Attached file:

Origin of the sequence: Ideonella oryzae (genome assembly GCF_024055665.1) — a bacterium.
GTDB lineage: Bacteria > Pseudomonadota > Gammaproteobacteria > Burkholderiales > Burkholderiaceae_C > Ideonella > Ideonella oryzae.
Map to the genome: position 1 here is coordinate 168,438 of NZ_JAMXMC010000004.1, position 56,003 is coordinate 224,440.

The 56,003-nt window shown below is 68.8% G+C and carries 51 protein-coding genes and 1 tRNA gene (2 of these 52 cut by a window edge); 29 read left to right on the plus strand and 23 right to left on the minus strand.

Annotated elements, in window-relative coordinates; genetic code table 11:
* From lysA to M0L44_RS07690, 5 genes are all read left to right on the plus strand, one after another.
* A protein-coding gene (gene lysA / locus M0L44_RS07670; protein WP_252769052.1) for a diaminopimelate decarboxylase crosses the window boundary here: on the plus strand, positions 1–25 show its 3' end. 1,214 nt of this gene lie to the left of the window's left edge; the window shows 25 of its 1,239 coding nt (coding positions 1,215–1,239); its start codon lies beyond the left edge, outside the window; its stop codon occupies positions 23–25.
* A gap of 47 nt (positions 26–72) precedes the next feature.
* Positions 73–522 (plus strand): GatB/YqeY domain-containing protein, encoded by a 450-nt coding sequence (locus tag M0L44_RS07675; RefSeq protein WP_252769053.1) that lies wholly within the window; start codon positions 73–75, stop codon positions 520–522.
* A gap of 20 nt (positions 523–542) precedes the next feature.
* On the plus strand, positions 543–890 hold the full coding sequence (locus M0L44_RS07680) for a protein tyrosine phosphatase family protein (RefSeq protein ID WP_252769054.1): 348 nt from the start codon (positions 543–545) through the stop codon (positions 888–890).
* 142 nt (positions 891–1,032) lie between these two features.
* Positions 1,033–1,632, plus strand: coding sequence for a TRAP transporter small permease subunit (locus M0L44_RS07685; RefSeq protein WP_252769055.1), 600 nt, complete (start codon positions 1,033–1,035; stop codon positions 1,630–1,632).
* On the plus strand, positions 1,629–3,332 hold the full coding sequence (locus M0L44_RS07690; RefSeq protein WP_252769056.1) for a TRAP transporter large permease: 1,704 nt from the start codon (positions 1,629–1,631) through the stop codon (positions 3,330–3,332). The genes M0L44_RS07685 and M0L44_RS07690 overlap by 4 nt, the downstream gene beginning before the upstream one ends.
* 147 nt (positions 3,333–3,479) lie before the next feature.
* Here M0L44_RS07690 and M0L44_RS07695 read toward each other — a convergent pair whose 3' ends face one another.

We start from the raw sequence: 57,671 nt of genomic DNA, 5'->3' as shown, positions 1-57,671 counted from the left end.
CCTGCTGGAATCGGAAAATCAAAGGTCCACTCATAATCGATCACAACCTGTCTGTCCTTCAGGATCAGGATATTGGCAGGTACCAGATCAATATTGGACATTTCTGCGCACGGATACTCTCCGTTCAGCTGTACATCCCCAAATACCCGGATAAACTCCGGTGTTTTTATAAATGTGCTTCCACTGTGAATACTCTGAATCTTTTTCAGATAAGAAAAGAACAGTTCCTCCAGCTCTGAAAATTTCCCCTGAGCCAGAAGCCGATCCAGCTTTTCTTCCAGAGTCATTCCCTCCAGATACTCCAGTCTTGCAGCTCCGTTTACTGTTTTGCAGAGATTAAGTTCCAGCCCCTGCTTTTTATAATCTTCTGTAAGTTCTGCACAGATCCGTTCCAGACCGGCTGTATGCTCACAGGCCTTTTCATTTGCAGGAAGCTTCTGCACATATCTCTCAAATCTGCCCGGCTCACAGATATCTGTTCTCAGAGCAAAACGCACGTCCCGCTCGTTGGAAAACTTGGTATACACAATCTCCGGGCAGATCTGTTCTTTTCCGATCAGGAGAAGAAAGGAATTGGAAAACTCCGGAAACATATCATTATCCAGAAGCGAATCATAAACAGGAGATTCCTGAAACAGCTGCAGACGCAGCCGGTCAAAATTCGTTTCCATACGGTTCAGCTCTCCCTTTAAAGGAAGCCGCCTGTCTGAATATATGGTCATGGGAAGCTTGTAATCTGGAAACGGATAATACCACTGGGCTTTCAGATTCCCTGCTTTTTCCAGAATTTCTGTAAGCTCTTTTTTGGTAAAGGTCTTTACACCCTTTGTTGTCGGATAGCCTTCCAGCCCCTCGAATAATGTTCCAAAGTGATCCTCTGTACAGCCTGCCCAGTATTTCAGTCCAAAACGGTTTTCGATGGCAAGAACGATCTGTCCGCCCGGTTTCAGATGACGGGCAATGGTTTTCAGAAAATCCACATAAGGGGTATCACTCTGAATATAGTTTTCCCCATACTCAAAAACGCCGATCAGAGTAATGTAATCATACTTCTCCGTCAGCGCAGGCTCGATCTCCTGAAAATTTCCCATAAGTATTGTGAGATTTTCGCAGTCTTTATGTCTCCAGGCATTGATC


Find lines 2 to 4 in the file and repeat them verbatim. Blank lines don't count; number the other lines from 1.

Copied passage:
GTDB lineage: Bacteria > Pseudomonadota > Gammaproteobacteria > Burkholderiales > Burkholderiaceae_C > Ideonella > Ideonella oryzae.
Map to the genome: position 1 here is coordinate 168,438 of NZ_JAMXMC010000004.1, position 56,003 is coordinate 224,440.

The 56,003-nt window shown below is 68.8% G+C and carries 51 protein-coding genes and 1 tRNA gene (2 of these 52 cut by a window edge); 29 read left to right on the plus strand and 23 right to left on the minus strand.